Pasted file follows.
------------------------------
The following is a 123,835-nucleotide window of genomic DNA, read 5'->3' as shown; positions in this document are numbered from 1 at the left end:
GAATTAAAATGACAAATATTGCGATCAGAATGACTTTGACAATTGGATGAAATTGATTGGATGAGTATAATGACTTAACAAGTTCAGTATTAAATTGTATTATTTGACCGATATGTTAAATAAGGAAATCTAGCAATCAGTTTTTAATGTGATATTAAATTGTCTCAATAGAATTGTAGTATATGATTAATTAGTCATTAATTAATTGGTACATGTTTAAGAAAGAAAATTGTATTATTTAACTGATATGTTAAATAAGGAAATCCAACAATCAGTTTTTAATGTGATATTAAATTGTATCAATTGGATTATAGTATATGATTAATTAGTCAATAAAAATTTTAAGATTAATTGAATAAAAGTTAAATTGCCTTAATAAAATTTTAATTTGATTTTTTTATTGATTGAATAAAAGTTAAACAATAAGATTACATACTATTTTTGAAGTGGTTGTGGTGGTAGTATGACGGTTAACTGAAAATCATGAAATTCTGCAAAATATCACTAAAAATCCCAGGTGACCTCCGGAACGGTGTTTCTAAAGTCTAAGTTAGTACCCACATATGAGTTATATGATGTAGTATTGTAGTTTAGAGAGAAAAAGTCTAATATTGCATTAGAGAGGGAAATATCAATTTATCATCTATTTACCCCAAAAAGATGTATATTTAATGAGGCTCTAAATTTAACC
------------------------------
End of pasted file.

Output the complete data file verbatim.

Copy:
The following is a 123,835-nucleotide window of genomic DNA, read 5'->3' as shown; positions in this document are numbered from 1 at the left end:
GAATTAAAATGACAAATATTGCGATCAGAATGACTTTGACAATTGGATGAAATTGATTGGATGAGTATAATGACTTAACAAGTTCAGTATTAAATTGTATTATTTGACCGATATGTTAAATAAGGAAATCTAGCAATCAGTTTTTAATGTGATATTAAATTGTCTCAATAGAATTGTAGTATATGATTAATTAGTCATTAATTAATTGGTACATGTTTAAGAAAGAAAATTGTATTATTTAACTGATATGTTAAATAAGGAAATCCAACAATCAGTTTTTAATGTGATATTAAATTGTATCAATTGGATTATAGTATATGATTAATTAGTCAATAAAAATTTTAAGATTAATTGAATAAAAGTTAAATTGCCTTAATAAAATTTTAATTTGATTTTTTTATTGATTGAATAAAAGTTAAACAATAAGATTACATACTATTTTTGAAGTGGTTGTGGTGGTAGTATGACGGTTAACTGAAAATCATGAAATTCTGCAAAATATCACTAAAAATCCCAGGTGACCTCCGGAACGGTGTTTCTAAAGTCTAAGTTAGTACCCACATATGAGTTATATGATGTAGTATTGTAGTTTAGAGAGAAAAAGTCTAATATTGCATTAGAGAGGGAAATATCAATTTATCATCTATTTACCCCAAAAAGATGTATATTTAATGAGGCTCTAAATTTAACC